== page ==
Rio de Janeiro – Aug. 12
By halfway through the afternoon of today’s Grand Prix Special, the medals were all but decided—all but bronze that is.
The dominant German team had a stranglehold on gold, and the British, anchored by superteam Valegro and Charlotte Dujardin, seemed a shoo-in for silver. But bronze was a tight race between the Netherlands and the team from the United States.
The competition started out rough for the Dutch when Adelinde Cornelissen retired Parzival mid-test in what was to be his last championship performance on the first day of the Grand Prix. She later explained he was suffering from a bad reaction to a bug bite and didn’t feel right. With three riders on talented but relatively inexperienced mounts and no drop score, the team had an uphill battle.
The U.S. team won bronze. Photo by Lindsay Berreth.
The United States took a narrow lead after two days of Grand Prix competition, holding onto bronze-medal position by an unclipped whisker, setting today up for a serious battle at the National Equestrian Center.
Due to the Olympic draw process, the team in orange all performed before lunch, and none had a stellar day. Diederick van Silfhout (Arlando) did best, finishing 11th on a 76.09 percent, but fellow riders Hans Peter Minderhoud (Johnson) and Edward Gal (Voice) contributed scores that would leave them on an average mark of 74.99 percent, and an overall 75.51 percent.
On the U.S. side, team stalwart Peters had a disappointing test when Legolas 92 lost his balance in the trot half-pass and broke to canter, then had a little delayed reaction into the first piaffe out of walk. Before his test, the team pulled out their calculators and figured what score Peters needed to stay ahead of the Dutch.
“I knew after that fumble in the half-pass that one more mistake in the flying changes, and we’d be below our required average, which was a 74.198 percent to be ahead of the Dutch,” he said. “We knew exactly going in what score I had to get, and I’m super happy it worked out. It was close!”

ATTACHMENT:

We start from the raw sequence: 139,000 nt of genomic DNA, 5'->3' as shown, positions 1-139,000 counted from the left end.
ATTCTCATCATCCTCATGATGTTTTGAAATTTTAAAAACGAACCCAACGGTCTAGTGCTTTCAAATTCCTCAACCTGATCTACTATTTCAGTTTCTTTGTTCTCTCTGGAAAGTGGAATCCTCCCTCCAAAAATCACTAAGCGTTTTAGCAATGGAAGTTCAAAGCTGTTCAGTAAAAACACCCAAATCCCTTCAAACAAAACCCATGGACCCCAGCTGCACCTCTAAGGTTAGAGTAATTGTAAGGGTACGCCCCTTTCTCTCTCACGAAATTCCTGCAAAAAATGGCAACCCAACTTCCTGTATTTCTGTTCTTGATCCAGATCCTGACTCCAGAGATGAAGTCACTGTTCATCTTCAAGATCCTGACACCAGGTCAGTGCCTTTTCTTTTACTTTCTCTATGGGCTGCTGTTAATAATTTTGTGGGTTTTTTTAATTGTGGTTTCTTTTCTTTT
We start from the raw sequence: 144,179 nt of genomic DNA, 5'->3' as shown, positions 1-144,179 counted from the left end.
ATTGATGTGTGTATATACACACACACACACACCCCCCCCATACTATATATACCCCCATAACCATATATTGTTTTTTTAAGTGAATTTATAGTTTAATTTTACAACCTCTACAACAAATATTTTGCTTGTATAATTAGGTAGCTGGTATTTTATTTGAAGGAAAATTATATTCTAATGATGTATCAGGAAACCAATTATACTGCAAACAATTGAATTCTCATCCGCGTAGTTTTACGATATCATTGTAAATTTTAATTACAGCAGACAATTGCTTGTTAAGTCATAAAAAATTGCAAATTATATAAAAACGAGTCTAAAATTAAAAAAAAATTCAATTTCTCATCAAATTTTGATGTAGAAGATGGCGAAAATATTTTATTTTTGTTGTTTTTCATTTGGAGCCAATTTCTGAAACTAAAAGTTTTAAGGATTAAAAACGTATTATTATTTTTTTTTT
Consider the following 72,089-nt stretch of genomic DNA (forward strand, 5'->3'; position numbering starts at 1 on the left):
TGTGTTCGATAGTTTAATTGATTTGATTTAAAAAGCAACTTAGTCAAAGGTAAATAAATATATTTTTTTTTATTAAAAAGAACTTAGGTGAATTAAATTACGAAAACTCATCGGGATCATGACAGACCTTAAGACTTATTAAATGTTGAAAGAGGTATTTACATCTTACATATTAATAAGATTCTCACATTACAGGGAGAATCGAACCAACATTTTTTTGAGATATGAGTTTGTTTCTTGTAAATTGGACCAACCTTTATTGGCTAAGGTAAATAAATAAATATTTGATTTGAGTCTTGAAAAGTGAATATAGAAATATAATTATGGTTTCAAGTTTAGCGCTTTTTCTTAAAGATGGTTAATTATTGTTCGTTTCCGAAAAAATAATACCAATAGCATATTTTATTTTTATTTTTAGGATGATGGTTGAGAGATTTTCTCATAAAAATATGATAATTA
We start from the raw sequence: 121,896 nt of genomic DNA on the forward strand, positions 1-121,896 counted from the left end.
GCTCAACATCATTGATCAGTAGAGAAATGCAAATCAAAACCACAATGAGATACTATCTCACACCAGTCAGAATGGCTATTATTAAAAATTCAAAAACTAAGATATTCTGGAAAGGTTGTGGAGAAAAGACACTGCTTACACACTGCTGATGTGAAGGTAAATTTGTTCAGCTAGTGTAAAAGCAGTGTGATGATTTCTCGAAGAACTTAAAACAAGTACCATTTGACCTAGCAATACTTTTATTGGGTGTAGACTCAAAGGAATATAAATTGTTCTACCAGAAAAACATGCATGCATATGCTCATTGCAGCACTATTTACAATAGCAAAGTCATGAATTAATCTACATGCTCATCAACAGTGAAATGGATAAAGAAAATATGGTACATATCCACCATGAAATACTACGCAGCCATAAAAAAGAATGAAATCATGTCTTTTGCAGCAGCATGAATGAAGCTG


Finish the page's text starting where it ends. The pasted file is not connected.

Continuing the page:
As the team veteran he is, Peters kept his cool, and Legolas stayed calm.
“It’s not the first time,” Peters said. “I was able to tell myself, ‘I’ve ridden in these conditions. I’ve ridden in those situations when we had to deliver for the team.’ I’ve been waiting for this for 20 years, since 1996. There have been a few individual successes—a World Cup title, an Aachen [Germany] win—but this team medal [means] just as much to me. I’m super happy with Legolas. We delivered for the team; that was my goal, and that’s what we did.”
“The elusive 80 percent! We’ve captured it. It exists,” she said with a smile. “I knew it was going well! You just always hope that your reflections match up with the judges’. So I was happy to see that first of all, my teammates were happy. I had no idea going in what I needed for a score. [Graves was back at Verdades’ stall getting ready while Peters was riding.] To see my teammates so happy and to have a personal best of a score I’ve been reaching for is just icing on our cake today.”
Laura Graves and Verdades. Photo by Lindsay Berreth.
Graves said “Diddy” gets pretty fired up in the warm-up ring and loves going in the stadium.
“I can kind of trust that. I have a good idea before I enter how the test is going to ride. It just rode fantastic,” she said. “He is [trying to rise to the occasion] big-time. He knows when we pull his wraps what he’s about to do in here. That’s something that’s changed in him in the past year and that I’ve had to learn to adjust and not panic when he feels that way. I have to say, ‘OK, he knows what he’s about to do.’ He really likes it, and then he’s totally calm on the way out.”
Kasey Perry-Glass and Dublet scored a 73.23 percent, which just barely made them the team drop score behind Allison Brock and Rosevelt (73.82%).
It was a bit lower than Perry-Glass expected. “My plan was just to give him one more good experience and also thinking about the team. I really wanted to do this for the team. Sometimes it’s just not your day,” she said.
“I’m very excited and just thrilled to be in this position, especially with this group of people. Overjoyed,” said Brock.
It’s been since 2004 in Athens that the United States had stood a team on the podium at the Olympic Games, and Chef d’Equipe Robert Dover, who was on that bronze medal-winning team with FBW Kennedy, was thrilled with the outcome.
“We had so much help to make this happen,” he said. “Truly it takes a village. And we accomplished what we came here to do.
“It’s been a long road. I was saying before, 3 1/2 years ago I was quoted as saying that among other things, if I had to drag the entire country kicking and screaming to the medal podiums I would do that. Fortunately it didn’t have to occur that way,” he added.
Peters, Brock and Graves have qualified for the freestyle, which will be held on Aug. 15.
Mollie Bailey and Lindsay Berreth are on the ground in Rio de Janeiro for the Chronicle and will be reporting with all the news, fantastic photos and behind-the-scenes details, all posted on www.coth.com. Your go-to page for all things Olympic is http://www.chronofhorse.com/2016-Olympics.
We’ll have live blogs of competition sessions, Twitter updates, blogs, photo galleries, stories about each day’s competition and so much more. Don’t miss a thing—we’ll have everything you need to know. Also make sure to follow along on the Chronicle’s social media outlets: Facebook, Twitter, Instagram and Snapchat (@chronofhorse).